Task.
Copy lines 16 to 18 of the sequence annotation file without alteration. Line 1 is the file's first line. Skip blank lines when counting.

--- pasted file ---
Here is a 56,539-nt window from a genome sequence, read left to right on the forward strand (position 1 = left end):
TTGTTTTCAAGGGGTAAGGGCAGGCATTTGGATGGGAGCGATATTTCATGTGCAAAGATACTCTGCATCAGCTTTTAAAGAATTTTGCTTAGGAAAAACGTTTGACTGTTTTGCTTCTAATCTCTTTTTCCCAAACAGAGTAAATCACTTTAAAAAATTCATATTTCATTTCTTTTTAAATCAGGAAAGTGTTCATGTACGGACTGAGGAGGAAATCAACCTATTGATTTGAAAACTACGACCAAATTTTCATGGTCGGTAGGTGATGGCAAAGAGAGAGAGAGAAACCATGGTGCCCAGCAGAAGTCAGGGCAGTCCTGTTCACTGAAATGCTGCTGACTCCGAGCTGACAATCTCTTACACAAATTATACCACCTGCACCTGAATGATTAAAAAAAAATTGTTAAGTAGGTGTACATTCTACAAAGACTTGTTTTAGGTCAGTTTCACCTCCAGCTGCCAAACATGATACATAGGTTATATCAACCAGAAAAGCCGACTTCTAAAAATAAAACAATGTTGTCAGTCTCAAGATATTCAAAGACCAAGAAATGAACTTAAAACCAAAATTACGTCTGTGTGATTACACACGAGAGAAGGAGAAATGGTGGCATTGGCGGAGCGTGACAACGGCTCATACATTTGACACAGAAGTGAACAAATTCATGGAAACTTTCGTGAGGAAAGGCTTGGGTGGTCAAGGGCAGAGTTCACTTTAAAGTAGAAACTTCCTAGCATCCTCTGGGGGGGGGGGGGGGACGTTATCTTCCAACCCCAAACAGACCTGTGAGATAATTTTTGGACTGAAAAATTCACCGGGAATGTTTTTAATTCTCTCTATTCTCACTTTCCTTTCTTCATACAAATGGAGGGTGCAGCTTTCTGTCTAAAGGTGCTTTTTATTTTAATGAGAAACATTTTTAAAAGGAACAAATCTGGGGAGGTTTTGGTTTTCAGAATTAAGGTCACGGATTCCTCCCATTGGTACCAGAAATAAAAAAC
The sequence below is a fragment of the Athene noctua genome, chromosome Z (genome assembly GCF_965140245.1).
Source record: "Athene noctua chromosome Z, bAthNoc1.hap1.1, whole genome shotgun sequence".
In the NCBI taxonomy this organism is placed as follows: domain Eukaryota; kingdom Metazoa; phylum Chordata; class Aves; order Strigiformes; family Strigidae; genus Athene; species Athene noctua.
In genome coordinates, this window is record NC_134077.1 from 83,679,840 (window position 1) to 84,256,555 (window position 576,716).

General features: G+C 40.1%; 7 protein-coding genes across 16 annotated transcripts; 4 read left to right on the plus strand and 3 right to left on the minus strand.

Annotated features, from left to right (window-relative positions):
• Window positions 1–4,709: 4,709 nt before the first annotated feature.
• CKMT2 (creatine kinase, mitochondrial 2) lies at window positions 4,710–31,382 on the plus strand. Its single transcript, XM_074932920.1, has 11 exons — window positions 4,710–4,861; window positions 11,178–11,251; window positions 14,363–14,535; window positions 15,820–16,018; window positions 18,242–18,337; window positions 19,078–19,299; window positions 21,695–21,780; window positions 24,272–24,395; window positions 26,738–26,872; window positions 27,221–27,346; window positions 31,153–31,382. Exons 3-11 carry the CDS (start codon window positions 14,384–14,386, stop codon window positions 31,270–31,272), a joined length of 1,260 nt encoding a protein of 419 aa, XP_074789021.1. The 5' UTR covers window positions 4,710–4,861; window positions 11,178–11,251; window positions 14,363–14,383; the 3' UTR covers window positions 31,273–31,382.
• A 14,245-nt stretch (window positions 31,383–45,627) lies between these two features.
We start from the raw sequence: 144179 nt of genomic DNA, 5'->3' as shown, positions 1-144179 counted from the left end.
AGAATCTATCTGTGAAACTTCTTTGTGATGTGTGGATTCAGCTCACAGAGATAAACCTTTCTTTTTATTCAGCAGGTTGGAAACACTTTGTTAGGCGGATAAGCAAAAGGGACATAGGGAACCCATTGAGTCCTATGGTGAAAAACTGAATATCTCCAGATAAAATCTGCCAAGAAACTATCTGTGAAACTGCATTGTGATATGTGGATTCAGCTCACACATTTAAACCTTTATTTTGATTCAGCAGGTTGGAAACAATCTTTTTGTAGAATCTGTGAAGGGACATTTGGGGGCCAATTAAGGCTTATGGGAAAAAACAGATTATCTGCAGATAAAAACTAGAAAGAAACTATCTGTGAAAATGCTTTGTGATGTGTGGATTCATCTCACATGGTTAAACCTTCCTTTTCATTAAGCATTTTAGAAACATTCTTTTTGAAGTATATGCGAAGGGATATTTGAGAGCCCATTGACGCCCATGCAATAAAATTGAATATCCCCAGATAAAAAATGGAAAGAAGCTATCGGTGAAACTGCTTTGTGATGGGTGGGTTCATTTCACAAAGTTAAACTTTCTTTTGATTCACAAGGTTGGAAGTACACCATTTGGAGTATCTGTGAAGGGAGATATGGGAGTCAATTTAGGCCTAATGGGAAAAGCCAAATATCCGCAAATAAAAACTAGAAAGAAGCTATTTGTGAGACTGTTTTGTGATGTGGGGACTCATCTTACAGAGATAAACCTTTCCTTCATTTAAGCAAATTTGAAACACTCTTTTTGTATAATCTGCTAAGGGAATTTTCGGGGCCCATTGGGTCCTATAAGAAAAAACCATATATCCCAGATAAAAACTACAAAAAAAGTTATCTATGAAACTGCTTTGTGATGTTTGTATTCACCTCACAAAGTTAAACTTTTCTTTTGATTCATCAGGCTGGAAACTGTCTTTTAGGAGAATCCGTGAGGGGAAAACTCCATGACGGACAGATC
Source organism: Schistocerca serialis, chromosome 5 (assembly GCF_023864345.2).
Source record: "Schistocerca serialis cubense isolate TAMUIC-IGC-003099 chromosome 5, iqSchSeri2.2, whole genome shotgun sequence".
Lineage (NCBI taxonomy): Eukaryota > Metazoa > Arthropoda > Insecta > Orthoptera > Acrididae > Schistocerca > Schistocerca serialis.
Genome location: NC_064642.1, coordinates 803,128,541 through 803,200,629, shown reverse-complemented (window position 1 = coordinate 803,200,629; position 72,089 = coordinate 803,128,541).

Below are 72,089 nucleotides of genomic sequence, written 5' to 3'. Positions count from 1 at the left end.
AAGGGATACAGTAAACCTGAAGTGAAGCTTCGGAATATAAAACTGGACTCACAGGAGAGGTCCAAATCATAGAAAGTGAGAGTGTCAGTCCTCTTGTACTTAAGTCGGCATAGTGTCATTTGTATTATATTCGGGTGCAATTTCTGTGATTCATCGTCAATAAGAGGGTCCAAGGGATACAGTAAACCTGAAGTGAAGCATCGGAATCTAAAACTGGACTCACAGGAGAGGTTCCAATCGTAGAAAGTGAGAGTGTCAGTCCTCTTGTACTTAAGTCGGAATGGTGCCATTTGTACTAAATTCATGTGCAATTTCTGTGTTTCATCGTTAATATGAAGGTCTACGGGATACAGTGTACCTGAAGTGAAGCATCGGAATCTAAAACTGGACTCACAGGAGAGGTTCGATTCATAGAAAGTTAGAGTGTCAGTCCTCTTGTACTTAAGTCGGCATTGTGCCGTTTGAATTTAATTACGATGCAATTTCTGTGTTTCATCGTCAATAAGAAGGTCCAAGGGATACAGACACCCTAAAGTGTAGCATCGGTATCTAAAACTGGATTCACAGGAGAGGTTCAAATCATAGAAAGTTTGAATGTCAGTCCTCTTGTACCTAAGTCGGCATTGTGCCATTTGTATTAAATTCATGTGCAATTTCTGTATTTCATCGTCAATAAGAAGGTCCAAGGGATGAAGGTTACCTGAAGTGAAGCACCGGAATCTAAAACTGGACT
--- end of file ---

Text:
Lineage (NCBI taxonomy): Eukaryota > Metazoa > Arthropoda > Insecta > Orthoptera > Acrididae > Schistocerca > Schistocerca serialis.
Genome location: NC_064642.1, coordinates 803,128,541 through 803,200,629, shown reverse-complemented (window position 1 = coordinate 803,200,629; position 72,089 = coordinate 803,128,541).

Below are 72,089 nucleotides of genomic sequence, written 5' to 3'. Positions count from 1 at the left end.